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will be observed; for the natives have such a dread of judicial proceedings, that they will scarcely ever infringe upon publicly made contracts. When after the British occupation, all was placed on a certain undeviating footing, cunning and shrewdness became to them of less avail, and are said to be daily less common. One bad quality however remains with them from the time of Burmese rule, which they cannot get rid of, this is falsehood in speech. A Burmese if asked a question, even of the most unimportant nature, scarcely ever gives a direct answer, but will ponder a long time, and then couch his words, in an ambiguous sense; and if he cannot succeed in this, he will plead his ignorance straight forward, though he may be well acquainted with the subject asked. This want of good faith is a bad quality in a subject, and it would naturally follow, that an attachment to the government cannot be relied upon, and the British government ought to be on a continual guard not to be overthrown by treachery. It can be supposed, however, that there is no fear of that; the dispositions of the Burmese on any other subject may be as doubtful as possible; but the boon which has been conferred upon them by an equitable administration is so generally appreciated, that they fear only the present state of things will not last for ever. Only few individuals, once in power, might gain by a change; but they will never find adherents amongst the mass of the population; from a rebellion therefore, the government has nothing at present to apprehend.
Religious connection of the Burmese in Tenasserim with the king of Ava.-Profound veneration and attachment to the present royal family in Ava is generally spread, and has its source in religious feelings-Gaudama the first of beings, and the royal family the next in rank in this world.
Though the Burmese in the Tenasserim provinces know that they are at present quite independent of the ruler of Ava, and are not influenced by any of his ministers or governors, yet they consider the emperor of Burmah as the head of religion, but acknowledge cordially, the worldly supremacy of the English. The more enlightened and wealthy of the inhabitants take a lively interest in the affairs of their ancestors' country; the overthrow of the king and his ministers, the usurpation of Tharawaddie, the subsequent expulsion of the crown prince, were watched with anxiety, and the present cruel proceedings keep them in awe and suspense.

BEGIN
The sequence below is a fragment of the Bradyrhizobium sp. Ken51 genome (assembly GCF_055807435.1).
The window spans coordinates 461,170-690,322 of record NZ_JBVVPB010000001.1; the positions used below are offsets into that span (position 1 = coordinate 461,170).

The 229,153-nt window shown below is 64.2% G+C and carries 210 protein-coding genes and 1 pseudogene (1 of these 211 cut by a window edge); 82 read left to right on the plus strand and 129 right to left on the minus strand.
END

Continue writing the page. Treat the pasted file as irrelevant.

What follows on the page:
The Burmese hold the customs of their forefathers in high veneration, but not so the laws imposed upon them by their superiors. The reason is, that the laws until lately have always been
arbitrary, too often not conducing to their happiness, and frequently contrary to their interest. The Burmese accustomed to tyranny, never questioned the right of imposing whatever laws their superiors thought proper, but they opposed them when they had the power, and evaded them when they had the opportunity.
The love of country in the Burmese, is based much more upon natural, than moral ties. It is the face of the country, the manner of living, the similarity of occupations which ties the Burmese. As far as his language is spoken, and the face of the country is the same or similar, this is his country. From the banks of the Tenasserim to the mountains above Ava, forming the Chinese frontier, a Burmese is at home, and would be so in Cochin China could he make himself understood. The moral ties, the recollections of his youth, his parents, his wife, his children, do not so much rivet him to the spot, as the ties above mentioned. Hence a Burmese is easily induced to exchange his sojourn in Mergui for a better livelihood in Maulmaim or Rangoon, but a Burmese will never be found to expatriate into Hindoostan Proper, and very few are to be met with in Penang.
Common Interest.-The common interest which an assemblage of communities exercises, has little weight in the eyes of a Burmese. He prefers the British countries, because they are safer; but supposing an equal guarantee were held out to him in Pegu or Ava, he would scarcely settle there as in the Tenasserim provinces.